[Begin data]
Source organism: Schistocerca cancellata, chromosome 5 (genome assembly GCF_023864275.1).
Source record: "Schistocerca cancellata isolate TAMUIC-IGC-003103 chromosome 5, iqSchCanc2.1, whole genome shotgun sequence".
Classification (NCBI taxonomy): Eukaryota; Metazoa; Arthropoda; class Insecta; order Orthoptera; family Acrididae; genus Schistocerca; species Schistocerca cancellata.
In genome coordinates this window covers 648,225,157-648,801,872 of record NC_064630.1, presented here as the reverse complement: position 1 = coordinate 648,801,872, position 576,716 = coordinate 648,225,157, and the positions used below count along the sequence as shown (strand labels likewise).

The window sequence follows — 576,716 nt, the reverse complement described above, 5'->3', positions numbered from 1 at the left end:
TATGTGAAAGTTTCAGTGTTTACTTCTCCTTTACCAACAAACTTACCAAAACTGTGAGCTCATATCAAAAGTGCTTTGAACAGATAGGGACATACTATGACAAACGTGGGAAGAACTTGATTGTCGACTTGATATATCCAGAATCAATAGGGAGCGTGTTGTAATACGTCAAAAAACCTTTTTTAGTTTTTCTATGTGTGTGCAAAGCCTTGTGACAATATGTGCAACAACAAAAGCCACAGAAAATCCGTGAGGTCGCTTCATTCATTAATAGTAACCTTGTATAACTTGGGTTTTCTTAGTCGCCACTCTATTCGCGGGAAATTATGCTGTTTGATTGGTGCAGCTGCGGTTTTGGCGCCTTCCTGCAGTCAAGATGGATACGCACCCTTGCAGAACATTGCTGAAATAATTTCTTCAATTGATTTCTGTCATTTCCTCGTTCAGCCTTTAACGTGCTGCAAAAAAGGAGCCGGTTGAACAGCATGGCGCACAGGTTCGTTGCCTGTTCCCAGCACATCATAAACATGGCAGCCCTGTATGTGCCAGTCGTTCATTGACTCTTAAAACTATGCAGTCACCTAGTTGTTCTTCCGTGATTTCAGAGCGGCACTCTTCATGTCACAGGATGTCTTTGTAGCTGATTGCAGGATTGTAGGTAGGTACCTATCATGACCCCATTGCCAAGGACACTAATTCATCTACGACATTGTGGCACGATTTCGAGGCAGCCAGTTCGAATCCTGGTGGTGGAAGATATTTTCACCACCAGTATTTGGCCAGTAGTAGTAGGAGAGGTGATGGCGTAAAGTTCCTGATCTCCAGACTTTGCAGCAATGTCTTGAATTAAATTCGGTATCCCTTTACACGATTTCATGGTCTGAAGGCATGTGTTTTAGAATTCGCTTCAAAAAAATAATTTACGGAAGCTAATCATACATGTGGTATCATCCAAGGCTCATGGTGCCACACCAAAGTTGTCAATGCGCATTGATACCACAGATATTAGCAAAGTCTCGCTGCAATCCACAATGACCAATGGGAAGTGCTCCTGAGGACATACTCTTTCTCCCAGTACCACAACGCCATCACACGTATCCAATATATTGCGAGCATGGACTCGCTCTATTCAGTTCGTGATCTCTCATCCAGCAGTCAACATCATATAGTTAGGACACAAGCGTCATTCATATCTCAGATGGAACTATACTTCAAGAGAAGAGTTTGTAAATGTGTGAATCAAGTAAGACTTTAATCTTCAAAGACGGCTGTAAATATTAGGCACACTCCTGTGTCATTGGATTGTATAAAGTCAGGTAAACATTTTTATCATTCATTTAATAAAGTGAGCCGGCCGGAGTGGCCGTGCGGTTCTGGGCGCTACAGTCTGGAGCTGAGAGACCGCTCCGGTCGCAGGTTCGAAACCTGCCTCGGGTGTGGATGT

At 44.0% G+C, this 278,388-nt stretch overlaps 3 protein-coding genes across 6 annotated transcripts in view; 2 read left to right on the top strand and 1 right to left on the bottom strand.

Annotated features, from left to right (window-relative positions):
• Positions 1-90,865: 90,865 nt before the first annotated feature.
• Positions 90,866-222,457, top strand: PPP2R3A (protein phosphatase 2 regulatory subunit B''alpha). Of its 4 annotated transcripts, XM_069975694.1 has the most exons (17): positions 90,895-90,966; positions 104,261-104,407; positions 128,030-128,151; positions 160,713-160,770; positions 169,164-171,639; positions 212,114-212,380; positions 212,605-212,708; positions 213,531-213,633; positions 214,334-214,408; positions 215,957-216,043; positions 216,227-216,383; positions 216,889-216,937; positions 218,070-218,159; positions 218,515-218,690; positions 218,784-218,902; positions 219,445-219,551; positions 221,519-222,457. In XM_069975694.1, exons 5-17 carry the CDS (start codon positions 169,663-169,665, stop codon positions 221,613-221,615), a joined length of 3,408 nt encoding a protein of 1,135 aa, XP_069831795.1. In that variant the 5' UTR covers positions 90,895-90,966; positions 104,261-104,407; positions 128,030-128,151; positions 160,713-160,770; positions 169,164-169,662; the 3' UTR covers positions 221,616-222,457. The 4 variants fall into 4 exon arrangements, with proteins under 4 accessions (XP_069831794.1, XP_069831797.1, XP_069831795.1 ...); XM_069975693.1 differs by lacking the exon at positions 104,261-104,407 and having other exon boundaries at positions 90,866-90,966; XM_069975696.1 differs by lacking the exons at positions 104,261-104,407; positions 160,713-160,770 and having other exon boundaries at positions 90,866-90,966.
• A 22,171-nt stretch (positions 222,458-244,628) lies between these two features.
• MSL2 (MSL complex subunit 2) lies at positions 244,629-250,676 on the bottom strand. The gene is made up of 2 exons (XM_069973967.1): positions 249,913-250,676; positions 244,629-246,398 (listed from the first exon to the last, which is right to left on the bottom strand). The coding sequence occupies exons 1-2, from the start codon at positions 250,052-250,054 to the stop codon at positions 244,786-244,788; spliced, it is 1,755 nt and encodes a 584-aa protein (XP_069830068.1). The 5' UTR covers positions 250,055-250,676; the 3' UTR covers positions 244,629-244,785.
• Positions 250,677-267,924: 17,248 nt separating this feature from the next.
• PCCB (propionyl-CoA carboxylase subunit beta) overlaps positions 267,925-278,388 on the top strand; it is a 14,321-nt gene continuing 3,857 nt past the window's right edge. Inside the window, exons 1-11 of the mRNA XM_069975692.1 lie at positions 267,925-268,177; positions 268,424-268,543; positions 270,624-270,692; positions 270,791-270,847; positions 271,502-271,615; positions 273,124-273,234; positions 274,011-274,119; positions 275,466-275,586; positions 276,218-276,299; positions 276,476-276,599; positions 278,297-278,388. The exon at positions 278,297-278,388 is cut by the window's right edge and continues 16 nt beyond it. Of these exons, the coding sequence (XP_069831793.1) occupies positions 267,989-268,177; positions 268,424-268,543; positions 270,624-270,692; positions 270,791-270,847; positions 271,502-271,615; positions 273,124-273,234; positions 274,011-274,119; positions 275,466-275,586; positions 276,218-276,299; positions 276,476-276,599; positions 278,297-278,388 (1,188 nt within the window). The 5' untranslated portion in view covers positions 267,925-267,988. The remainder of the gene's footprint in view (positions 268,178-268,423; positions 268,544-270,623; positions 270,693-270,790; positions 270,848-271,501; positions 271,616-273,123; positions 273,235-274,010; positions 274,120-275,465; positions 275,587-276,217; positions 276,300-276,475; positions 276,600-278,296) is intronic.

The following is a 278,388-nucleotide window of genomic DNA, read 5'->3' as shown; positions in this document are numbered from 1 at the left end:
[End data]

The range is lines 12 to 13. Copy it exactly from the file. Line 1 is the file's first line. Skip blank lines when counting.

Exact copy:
• MSL2 (MSL complex subunit 2) lies at positions 244,629-250,676 on the bottom strand. The gene is made up of 2 exons (XM_069973967.1): positions 249,913-250,676; positions 244,629-246,398 (listed from the first exon to the last, which is right to left on the bottom strand). The coding sequence occupies exons 1-2, from the start codon at positions 250,052-250,054 to the stop codon at positions 244,786-244,788; spliced, it is 1,755 nt and encodes a 584-aa protein (XP_069830068.1). The 5' UTR covers positions 250,055-250,676; the 3' UTR covers positions 244,629-244,785.
• Positions 250,677-267,924: 17,248 nt separating this feature from the next.